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Acquisition Finance (M&A)- financing your acquisition and M&A transactions



The global merger and acquisitions (M&A) market flourished in 2021 touching the all-time high deal value of $ 4.9 trillion. The growing number of public companies, which are more acquisitive than their private counterparts, reverses a nearly 20-year trend and bodes well for future M&A activity. Such a high-growth market situation demands more sources of acquisition financing, and the financing of these deals plays a crucial role in the growth of global M&A deals in 2021.

Acquisition financing refers to the different forms and sources of capital used to finance a merger or acquisition. Unlike some other transactions, this often involves using different types of financing.

How to finance acquisitions?

There are conventional routes and alternative financing sources to finance an acquisition transaction. Traditional sources are basically bank finance and alternative sources include Business Development Companies (BDCs), private equity funds, private debt funds, investment banks, private lenders etc. A traditional bank financing might only approve a loan if the company that is poised to be acquired is profitable, asset-rich, and offers a steady revenue stream. Alternative lenders are a viable option for companies facing such circumstances.

Acquisition Finance (M&A)
Different types of acquisition finance (M&A)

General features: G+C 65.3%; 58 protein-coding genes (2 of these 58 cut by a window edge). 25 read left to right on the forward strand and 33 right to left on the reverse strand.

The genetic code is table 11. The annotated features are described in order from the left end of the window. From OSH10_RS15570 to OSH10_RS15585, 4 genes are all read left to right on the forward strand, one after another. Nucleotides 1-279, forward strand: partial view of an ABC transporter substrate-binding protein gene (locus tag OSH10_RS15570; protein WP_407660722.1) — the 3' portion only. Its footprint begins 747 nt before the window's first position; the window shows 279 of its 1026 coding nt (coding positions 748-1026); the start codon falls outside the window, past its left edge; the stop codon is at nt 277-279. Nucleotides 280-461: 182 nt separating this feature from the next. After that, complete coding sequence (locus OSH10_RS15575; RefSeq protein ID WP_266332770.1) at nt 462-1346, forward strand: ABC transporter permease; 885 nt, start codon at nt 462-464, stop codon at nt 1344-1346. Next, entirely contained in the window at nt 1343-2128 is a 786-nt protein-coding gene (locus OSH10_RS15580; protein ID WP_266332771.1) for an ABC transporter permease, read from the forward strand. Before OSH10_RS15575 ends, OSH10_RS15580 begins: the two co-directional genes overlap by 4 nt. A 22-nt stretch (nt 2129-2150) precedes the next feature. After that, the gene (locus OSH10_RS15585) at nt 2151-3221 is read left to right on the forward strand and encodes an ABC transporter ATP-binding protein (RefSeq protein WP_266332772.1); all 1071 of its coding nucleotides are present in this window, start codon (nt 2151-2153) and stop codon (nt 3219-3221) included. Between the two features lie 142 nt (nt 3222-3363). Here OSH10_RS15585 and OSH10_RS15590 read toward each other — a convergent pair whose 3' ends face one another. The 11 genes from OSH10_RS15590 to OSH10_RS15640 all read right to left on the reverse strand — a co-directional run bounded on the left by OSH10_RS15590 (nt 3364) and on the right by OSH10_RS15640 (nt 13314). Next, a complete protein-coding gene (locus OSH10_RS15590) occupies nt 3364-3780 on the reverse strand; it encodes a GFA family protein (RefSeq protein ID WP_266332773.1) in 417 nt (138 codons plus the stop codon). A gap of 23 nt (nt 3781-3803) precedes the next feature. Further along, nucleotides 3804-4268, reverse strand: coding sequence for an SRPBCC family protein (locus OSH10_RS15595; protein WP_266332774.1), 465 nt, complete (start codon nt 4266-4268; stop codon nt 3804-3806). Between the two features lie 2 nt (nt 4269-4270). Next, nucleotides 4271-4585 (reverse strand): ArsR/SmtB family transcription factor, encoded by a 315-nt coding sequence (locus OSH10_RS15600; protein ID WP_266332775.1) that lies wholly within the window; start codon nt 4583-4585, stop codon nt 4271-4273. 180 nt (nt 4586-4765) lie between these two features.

The following are some of the most common types of acquisition finance (M&A) through alternative lenders:

1. Equity Financing

Equity financing is the raising of acquisition capital through the sale of equity in the acquirer company. Such equity financing is desirable for those target companies that operate in unstable industries and with unsteady free cash flows. It is the most expensive form of capital.

However, there are circumstances in which equity financing could be suitable. When the target company is in a volatile industry or does not have a steady cash flow, the companies may choose equity financing as the viable option, as the equity financing does not have payment deadlines or expectations, it is also more flexible than the alternatives.

2. Stock Swap

A stock swap is the exchange of common stock in the merged company as consideration of the acquisition price. When the owner of the target company wants to retain a portion of the stake in the combined company to remain actively involved in the operation of the business, they prefer stock swaps. Here, the stock valuation of the combined entity is important.

3. Acquisition through debt

Debt is regarded as a cheaper way to obtain financing for the acquisition, compared to the expensive equity option. Very few companies can pay to acquire another business with cash, and even when they are able, most refrain from doing so for the sake of long-term budget concerns. That’s where debt financing comes into play.

Acquisition through debt can include senior debt, asset-backed financing, or subordinated debt, all of which are considered inexpensive and advantageous when it comes to tax purposes.

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Bridge financing

Mezzanine financing

4. Cash acquisition